}
fo(i, 1, n) a[i] = compress[a[i]];

fo(i, 1, 100001) inv[i] = pw(i, MOD-2);
}

void update(ll p, ll delta) {
ways = mul(ways, inv[cnt[p]+1]);
cnt[p] += delta;
ways = mul(ways, cnt[p]+1);
}

ll get(ll l, ll r) {
ll res = 1;
fo(i, l, r) update(a[i], 1);
res = sub(ways, 1);
fo(i, l, r) update(a[i], -1);
return res;
}

void solve() {
fo(i, 1, 500) sort(all(offline[i]));
for(ll i = 1; i <= n; i += SQRT) {
ll block = (i-1) / SQRT, ptr = i+1;
while(!offline[block].empty()) {
if(offline[block].back().fi.fi != ptr) {
ptr--;
update(a[ptr], 1);
continue;
}
ll l = offline[block].back().fi.fi, r = offline[block].back().fi.se, id = offline[block].back().se;
fo(j, i+1, r) update(a[j], 1);
ans[id] = sub(ways, 1);
fo(j, i+1, r) update(a[j], -1);
offline[block].pop_back();
}
fo(j, ptr, i) update(a[j], -1);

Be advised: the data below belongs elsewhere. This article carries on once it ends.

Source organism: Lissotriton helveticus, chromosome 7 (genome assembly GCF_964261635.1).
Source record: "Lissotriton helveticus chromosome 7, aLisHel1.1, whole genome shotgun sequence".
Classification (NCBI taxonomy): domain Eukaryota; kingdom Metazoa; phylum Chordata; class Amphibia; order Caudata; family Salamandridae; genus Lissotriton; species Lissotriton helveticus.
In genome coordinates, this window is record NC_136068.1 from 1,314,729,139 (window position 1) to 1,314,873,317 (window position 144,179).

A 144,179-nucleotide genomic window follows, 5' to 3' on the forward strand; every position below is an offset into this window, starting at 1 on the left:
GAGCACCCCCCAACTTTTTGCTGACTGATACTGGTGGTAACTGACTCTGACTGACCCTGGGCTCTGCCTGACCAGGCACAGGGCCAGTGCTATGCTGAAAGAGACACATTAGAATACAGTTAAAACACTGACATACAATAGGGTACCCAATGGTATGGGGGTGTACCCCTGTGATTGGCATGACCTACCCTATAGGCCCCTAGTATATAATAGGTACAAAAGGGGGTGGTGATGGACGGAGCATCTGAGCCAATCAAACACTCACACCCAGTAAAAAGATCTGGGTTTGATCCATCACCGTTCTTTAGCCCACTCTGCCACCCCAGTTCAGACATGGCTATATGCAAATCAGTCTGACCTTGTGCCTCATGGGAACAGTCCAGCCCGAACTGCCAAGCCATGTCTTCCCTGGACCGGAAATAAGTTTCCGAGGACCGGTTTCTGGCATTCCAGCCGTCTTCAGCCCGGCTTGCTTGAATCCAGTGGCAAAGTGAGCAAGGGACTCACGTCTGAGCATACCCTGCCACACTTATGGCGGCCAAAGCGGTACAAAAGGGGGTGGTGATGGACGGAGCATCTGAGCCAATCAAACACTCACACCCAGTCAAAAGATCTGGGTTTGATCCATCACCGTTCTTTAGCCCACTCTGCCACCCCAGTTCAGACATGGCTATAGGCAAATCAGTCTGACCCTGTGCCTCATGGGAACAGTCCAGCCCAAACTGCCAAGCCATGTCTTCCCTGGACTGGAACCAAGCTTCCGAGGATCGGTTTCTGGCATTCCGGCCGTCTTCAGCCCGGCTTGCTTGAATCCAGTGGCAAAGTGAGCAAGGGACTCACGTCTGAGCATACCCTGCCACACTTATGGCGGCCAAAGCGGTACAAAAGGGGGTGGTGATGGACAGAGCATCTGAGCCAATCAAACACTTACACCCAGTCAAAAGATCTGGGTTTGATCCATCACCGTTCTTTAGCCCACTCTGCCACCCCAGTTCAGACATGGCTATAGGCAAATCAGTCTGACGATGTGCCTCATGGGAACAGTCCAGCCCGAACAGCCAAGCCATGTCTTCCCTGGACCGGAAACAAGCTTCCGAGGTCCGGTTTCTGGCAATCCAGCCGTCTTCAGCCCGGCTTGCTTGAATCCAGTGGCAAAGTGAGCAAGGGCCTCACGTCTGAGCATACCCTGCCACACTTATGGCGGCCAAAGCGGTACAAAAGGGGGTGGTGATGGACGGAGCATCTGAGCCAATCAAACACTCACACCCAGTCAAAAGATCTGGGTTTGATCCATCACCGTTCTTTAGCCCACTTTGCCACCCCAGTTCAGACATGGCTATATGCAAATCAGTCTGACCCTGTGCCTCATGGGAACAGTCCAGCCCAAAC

}
}

signed main() {
ios_base::sync_with_stdio(0); cin.tie(0); cout.tie(0);

cin >> n >> q;
fo(i, 1, n) cin >> a[i];
precompute();

fo(i, 1, q) {
ll l, r;
cin >> l >> r;
if(r-l+1 > SQRT) {
ll block = (r-1) / SQRT;
offline[block].push_back(mk(mk(l, r), i));
}
else ans[i] = get(l, r);
}
solve();

fo(i, 1, q) cout << ans[i] << "\n";
}

Tester's code (C++)
#include<bits/stdc++.h>
using namespace std;
typedef long long ll;
#define fi first
#define se second
const ll mod=1e9+7;
// -------------------- Input Checker Start --------------------

long long readInt(long long l, long long r, char endd)
{
long long x = 0;
int cnt = 0, fi = -1;
bool is_neg = false;
while(true)
{
char g = getchar();
if(g == '-')
{
assert(fi == -1);
is_neg = true;
continue;
}
if('0' <= g && g <= '9')
{
x *= 10;
x += g - '0';
if(cnt == 0)
fi = g - '0';
cnt++;
assert(fi != 0 || cnt == 1);
assert(fi != 0 || is_neg == false);
assert(!(cnt > 19 || (cnt == 19 && fi > 1)));
}
else if(g == endd)
{
if(is_neg)
x = -x;
if(!(l <= x && x <= r))
{
cerr << l << ' ' << r << ' ' << x << '\n';
assert(false);
}
return x;
}
else
{
assert(false);
}
}
}

string readString(int l, int r, char endd)
{